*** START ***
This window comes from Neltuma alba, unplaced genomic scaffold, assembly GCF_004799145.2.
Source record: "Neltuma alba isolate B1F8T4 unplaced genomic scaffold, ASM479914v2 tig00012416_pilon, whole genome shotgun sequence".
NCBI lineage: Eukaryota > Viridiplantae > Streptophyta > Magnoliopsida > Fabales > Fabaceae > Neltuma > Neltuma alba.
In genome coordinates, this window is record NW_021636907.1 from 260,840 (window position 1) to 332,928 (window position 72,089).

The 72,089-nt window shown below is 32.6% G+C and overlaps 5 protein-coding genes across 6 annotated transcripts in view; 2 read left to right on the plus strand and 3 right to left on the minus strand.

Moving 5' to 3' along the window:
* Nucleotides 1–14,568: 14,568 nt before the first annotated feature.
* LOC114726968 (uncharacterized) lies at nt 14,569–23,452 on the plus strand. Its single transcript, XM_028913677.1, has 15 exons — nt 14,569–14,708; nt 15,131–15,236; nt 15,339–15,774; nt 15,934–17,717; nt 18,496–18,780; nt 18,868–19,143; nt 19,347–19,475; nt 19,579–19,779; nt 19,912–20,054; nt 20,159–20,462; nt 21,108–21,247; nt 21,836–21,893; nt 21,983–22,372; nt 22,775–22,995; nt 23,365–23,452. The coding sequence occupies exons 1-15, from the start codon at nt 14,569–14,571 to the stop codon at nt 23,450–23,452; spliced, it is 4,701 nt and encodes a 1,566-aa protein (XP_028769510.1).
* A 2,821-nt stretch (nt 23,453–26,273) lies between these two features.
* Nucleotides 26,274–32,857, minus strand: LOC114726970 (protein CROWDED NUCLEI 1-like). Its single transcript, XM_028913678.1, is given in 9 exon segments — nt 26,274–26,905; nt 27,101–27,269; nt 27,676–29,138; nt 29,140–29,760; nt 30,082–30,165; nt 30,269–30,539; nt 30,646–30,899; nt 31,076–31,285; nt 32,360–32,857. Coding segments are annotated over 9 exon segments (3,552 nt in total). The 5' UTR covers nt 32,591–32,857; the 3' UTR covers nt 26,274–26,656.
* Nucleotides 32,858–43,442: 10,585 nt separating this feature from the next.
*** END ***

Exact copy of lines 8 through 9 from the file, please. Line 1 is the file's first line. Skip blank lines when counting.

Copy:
* LOC114726968 (uncharacterized) lies at nt 14,569–23,452 on the plus strand. Its single transcript, XM_028913677.1, has 15 exons — nt 14,569–14,708; nt 15,131–15,236; nt 15,339–15,774; nt 15,934–17,717; nt 18,496–18,780; nt 18,868–19,143; nt 19,347–19,475; nt 19,579–19,779; nt 19,912–20,054; nt 20,159–20,462; nt 21,108–21,247; nt 21,836–21,893; nt 21,983–22,372; nt 22,775–22,995; nt 23,365–23,452. The coding sequence occupies exons 1-15, from the start codon at nt 14,569–14,571 to the stop codon at nt 23,450–23,452; spliced, it is 4,701 nt and encodes a 1,566-aa protein (XP_028769510.1).
* A 2,821-nt stretch (nt 23,453–26,273) lies between these two features.